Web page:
Tag: Cameron MacDonald

Vass Productions Presents YOU’RE A GOOD MAN, CHARLIE BROWN

Adorable family fun

By Narelle Wood

You’re a Good Man, Charlie Brown is Charles Schulz’s beloved Peanuts characters come to life. From the outset everything about this musical is cartoon-esque and it is hard not to grin like a buffoon the whole way through.

You're A Good Man Charlie Brown

With book, music and lyrics by Clark Gesner, the musical is based on the life of Charlie Brown (Cameron MacDonald) the eternal optimist, despite Lucy (Courtney Glass) pointing out loudly and frequently what she labels as his ‘loser’ tendencies. The key members of the gang are there to help Charlie along the way: Sally (Sarah Morrison), Linus (Adam Porter), Schroeder (Joshua Robson), and of course the forever-faithful puppy with attitude Snoopy (Luigi Lucente). There is kite-flying, choir practice, book reports, a nail-biting baseball game and the intellectual conversation of adults interspersed with childlike behaviour that made, and still makes, the antics of Charlie Brown and co. both subtle social commentary and very funny.

The storyline has been put together through the use of Schulz’s comic strips, so some of the plot points are very familiar. And the staging is in keeping with his art style too: it looks as though to walk on stage would be to walk into the comic strip itself. The sets, courtesy of set designer Jacob Battista, are simple but impressive, making very clever use of frames and staircases to change scenes. As the show commenced, he only thing that was perhaps a bit jarring initially was accepting adults play the roles of such familiar child characters and this may have been the reason the first part felt a bit flat, at least for the adult members of the audience, though there were several kids who found it all very funny.

Once the audience and the musical warmed up, it became absolutely clear that this is an extremely talented cast. It is difficult to pick a standout when the small ensemble is so strong, but I would have to say Glass’s portrayal of Lucy is spectacular. That been said, MacDonald’s sad Charlie Brown made the audience sigh with sympathy on more than one occasion. And while Snoopy was played by human Lucente, he captured all of Snoopy’s attitude and some beguiling beagle-like behaviour as well: if only dinner time was always that entertaining.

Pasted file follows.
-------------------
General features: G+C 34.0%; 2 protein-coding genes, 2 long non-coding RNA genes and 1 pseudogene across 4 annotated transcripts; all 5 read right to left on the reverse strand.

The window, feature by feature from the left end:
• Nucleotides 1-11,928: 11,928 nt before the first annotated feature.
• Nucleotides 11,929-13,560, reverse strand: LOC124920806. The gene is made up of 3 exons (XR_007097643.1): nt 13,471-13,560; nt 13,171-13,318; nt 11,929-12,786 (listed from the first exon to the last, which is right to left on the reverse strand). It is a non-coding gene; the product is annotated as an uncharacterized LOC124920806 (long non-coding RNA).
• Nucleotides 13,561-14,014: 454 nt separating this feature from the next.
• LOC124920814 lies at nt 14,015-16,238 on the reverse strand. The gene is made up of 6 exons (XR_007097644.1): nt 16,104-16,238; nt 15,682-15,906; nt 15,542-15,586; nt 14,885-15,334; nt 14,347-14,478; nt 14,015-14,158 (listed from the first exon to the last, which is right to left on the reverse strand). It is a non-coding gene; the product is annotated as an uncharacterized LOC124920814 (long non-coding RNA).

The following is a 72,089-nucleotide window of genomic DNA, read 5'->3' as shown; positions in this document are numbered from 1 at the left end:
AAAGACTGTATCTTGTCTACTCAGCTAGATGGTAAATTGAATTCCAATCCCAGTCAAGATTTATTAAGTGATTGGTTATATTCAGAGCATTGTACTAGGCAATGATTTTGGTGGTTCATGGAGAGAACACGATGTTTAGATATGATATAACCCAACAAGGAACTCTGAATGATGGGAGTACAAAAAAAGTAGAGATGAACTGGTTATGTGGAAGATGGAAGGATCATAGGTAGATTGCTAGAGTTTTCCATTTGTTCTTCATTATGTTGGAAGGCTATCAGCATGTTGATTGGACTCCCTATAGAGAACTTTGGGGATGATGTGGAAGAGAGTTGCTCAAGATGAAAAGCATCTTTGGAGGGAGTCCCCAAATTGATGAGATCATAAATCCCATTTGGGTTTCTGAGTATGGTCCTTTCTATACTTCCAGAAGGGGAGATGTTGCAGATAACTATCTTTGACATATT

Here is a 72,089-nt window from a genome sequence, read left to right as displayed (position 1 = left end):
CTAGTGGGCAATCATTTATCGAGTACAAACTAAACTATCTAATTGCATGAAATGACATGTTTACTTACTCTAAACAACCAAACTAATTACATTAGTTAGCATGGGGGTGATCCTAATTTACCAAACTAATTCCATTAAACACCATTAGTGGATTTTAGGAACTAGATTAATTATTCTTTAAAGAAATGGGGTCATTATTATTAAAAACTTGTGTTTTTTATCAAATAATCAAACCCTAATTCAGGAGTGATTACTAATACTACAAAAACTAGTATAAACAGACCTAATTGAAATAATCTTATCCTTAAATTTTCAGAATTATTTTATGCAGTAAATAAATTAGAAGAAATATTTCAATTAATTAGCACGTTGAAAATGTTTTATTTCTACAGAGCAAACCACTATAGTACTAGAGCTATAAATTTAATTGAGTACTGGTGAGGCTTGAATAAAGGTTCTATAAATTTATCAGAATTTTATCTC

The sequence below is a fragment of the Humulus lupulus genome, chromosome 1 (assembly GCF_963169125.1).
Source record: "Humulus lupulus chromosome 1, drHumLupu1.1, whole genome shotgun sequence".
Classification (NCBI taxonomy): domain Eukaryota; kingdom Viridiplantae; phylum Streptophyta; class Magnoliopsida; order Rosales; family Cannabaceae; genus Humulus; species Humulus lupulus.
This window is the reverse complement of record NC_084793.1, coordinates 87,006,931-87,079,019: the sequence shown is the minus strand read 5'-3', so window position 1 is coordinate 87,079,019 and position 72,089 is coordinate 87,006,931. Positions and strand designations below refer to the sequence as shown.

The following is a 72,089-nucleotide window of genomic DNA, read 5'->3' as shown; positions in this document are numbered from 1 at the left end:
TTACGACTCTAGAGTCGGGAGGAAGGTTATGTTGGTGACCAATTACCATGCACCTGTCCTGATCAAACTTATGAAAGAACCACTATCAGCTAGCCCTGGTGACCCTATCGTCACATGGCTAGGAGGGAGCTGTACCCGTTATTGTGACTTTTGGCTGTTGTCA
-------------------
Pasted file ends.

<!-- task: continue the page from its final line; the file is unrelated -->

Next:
Gary Abraham’s direction combined with choreography by Dana Jolly and Ben Kiley’s music direction has resulted in an absolutely joyful production that really showcases the singing, dancing and acting talent on stage. The intricate timings in most of the production numbers were accomplished with seeming ease; my favourite was easily The Book Report, mostly due to how well I identified with each of the approaches to work, and I don’t think I will ever think of Beatrix Potter in the same way again.

The night show might be a late time slot for any little person in your life, but the children I overheard discussing it at the end of the show were so excited at seeing these characters live on stage. Charlie Brown is indeed a good man, and this is a must for fans of the cartoon and anyone looking at escaping into the lovable and complicated world of Charlie Brown and his gang.

Venue: Alex Theatre, Fitzroy St, St Kilda

Season: Until 2nd July, Wed-Sun 7.30pm Matinees: Tues 11.30am, Wed & Thu 10.30am, Sat 1pm and Sun 3pm

Tickets: Concession from $25 | Adult from $35

Bookings: www.alextheatrestk.com/whats-on-alex/youre-good-man-charlie-brown

Image by James Terry Photography

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REVIEW: Melbourne Premiere of SEXERCISE THE MUSICAL

Working out the kinks

By Myron My

Who ever said that sex and exercise have to be mutually exclusive? This is definitely not the case with the new musical comedy directed by Sara Grenfell and presented by Aleksandar Vass and Malcolm C. Cooke, Sexercise, where we follow a married couple’s journey to rediscovering the fun and sexy times in their relationship.

Sexercise the Musical

The strength and success of Sexercise lies very much with its talented group of actors. Despite two solid hours of acting, singing and dancing, the small cast all manage to keep their energy levels up and the further we progress with the story the more this dynamism is visible. Clearly there is much fun to be had on stage, with the audience and with each other.

Nicole Melloy and Lyall Brooks are both extremely likeable as married couple Sam and Joe. They could easily have been pigeonholed as the annoying nagging wife and the insensitive, ignorant husband but they are able to expose a vulnerability to their characters that is natural and subtle whilst still bringing on the laughs and delivering the jokes.

The rest of the cast consisting of Fem Belling, Cameron MacDonald, Kristin Holland and Lulu McClatchy display their ability to support the protagonists but also command the stage when required. It almost reached the point where I wanted to learn more about these people than Sam and Joe: what exactly is going on in Andy’s marriage and who is this woman that has broken Tania’s heart? Writer Derek Rowe does well to feed the audience just enough information that we eagerly await the return to the stage of these characters.